Myths on Both Sides… Part Two…
I say this little introduction to each new parts… New fiction writers coming in now are really torn between all the myths and hype of traditional publishing and all the myths and hype of indie publishing.
But as I said back in the first post of this series, the paperback era of big publishing is pretty much done, and the distribution of fiction is changing over to the electronic era of indie publishing, with indie writers in charge.
These kinds of major shifts in fiction distribution to the readers has happened four major times through the history of this country, with each new era lasting about 50 years and the transitions lasting about 25 years. Again, see my first post.
New writers coming in today don’t know this history, don’t realize they are coming in smack in the middle of a transition. And to make matters worse, the myths passed on by writers on both sides make it often impossible to know what is truth and what is myth.
Myth: It’s Easier Going Traditional… It’s Easier Going Indie
You hear this silliness all the time from those wanting to justify going one way or another. Truth, the writing profession is not easy going either way. Sorry.
In this transition of fiction publishing from traditional paperback distribution to indie electronic distribution, the major difference isn’t the learning curves in either direction, but instead the time. A writer spends six-eight years now learning all the aspects of traditional publishing, only to find themselves in the last years of the form and in shrinking companies.
Same kind of learning time going indie can get you a lot more learning about how to be a better storyteller, a lot of writing practice, a lot of learning on production and business, and when you are through the early years, you will be right at the start of the new era of publishing.
Both ways have learning curves. Both ways take time. Just one way has no future after you spend all the time to learn it.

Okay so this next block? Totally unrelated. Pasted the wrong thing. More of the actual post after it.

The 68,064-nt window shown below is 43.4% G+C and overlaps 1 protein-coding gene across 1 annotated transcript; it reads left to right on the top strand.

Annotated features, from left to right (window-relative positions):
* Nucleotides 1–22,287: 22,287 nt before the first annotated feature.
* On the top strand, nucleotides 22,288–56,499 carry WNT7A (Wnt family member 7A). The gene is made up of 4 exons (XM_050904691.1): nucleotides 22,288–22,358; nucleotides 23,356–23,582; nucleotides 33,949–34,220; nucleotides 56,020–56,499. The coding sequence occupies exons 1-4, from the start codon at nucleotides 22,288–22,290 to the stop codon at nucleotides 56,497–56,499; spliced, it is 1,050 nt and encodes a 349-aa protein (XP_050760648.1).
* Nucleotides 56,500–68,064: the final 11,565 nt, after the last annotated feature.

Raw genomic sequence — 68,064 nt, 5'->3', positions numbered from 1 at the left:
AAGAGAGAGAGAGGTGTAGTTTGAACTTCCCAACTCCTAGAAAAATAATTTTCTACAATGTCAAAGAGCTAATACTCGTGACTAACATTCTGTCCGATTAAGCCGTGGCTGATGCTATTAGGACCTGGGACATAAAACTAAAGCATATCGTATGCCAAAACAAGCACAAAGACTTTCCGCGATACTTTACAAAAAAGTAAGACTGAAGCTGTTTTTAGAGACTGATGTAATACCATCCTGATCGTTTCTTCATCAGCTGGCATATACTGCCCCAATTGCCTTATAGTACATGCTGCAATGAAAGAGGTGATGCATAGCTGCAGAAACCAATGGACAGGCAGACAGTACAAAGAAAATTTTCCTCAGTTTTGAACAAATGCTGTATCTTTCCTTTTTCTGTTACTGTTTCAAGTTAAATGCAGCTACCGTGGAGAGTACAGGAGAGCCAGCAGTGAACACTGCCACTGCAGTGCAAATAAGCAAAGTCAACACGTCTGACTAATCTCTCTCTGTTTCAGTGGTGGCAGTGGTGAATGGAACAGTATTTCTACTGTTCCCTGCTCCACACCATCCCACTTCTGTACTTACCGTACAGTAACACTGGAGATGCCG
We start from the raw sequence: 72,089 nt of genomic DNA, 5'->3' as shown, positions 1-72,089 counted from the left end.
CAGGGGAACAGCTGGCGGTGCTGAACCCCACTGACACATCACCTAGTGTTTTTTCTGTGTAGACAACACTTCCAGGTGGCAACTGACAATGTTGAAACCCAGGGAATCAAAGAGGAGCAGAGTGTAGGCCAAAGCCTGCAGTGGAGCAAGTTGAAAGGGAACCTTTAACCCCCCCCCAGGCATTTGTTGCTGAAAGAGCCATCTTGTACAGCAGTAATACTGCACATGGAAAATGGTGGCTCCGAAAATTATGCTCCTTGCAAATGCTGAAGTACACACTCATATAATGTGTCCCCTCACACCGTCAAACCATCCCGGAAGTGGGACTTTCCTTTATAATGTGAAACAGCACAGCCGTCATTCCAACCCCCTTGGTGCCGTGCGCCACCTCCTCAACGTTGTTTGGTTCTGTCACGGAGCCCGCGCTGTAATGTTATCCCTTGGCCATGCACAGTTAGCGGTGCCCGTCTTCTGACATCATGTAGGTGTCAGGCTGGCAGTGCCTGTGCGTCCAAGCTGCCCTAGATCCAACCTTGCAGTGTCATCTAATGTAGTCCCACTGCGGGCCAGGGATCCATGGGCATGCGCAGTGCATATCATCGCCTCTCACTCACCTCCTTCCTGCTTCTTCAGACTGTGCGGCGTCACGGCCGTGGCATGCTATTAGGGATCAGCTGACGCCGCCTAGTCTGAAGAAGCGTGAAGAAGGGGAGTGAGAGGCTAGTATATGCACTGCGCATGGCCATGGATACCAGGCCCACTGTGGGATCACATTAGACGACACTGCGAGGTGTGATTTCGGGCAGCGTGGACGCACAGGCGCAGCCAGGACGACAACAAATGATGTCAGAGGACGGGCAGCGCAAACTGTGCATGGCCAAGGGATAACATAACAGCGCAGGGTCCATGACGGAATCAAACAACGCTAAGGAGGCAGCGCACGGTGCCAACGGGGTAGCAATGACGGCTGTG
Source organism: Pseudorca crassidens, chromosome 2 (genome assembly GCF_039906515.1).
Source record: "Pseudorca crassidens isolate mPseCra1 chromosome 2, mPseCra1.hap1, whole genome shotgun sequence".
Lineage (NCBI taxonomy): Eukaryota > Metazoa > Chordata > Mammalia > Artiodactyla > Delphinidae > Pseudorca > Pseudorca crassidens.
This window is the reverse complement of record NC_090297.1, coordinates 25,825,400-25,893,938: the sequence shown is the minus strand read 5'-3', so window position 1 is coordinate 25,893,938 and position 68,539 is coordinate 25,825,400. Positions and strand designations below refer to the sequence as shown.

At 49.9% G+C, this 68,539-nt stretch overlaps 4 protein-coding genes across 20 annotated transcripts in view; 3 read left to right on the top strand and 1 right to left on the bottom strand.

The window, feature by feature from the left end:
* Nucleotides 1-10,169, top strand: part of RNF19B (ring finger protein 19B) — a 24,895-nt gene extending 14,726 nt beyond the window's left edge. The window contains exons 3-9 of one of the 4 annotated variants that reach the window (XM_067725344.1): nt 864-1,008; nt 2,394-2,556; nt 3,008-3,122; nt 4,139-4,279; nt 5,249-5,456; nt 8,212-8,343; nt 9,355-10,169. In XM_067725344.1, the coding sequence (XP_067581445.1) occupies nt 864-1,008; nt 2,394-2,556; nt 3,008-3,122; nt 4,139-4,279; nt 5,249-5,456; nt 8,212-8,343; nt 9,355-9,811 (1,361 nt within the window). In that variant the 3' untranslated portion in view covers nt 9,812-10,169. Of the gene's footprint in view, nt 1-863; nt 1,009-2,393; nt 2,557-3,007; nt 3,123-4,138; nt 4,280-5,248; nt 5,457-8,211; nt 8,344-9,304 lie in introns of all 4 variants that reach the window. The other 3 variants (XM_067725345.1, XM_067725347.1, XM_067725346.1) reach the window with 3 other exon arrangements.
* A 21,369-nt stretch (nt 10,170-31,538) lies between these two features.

Myth: Make More Money Going Traditional.
In the first few years of the indie movement, that might have been true, but now even studies are showing a vast difference in the amount indie writers make vs traditional writers.
Indie writers make a lot, lot more. That’s because indie writers have a ton more markets and customers. Indie writers sell around the world and just doing a Kickstarter for a new book can earn the indie writer more than most traditional publisher advances and that is before one book is even sold.
Also remember, indie writers make 70% plus per sale. Traditional writers are lucky to make 10%.
And indie writers keep the books fresh and in print. A book in traditional publishing is fresh for six weeks or so and then it vanishes.
Myth: One Way Or the Other is Faster…
Beginning writers and early stage professionals are always in a hurry. Always.
So they think they should be making a living after one book or two. That never happened on either path, even back in the heart of traditional publishing era unless the writer was lottery lucky. I made six figure incomes for over fifteen years in traditional, but my lowest book output in that time was six novels, my highest thirteen. I worked at times for 6 to 10 different publishers at the same time.
There are only five publishers left. No one can do what I did now.
Now in indie, I make far, far, far more per year than my best year in traditional publishing.
Making a living at writing fiction takes time. And a lot of study on becoming a better storyteller and a ton more things.
The main reason I watched writers disappear in traditional publishing over the decades was because they were in a hurry. I am seeing the same thing in indie now. They don’t reach some weird and not valid imaginary point with their writing and they feel they are a failure and they quit.
Coffee money is a fantastic term. From 1974 when I sold my first short story until 1987 when I sold my first novel, I didn’t even make coffee money by todays standards. Not even close. Yes most writers do not have the strength or will to go that long letting sales grow slowly as they learn how to tell better stories.
If you don’t want to be a writer, tell stories, and just let the income grow over years, going either traditional or indie will be wrong for you.
More myths and other topics next post…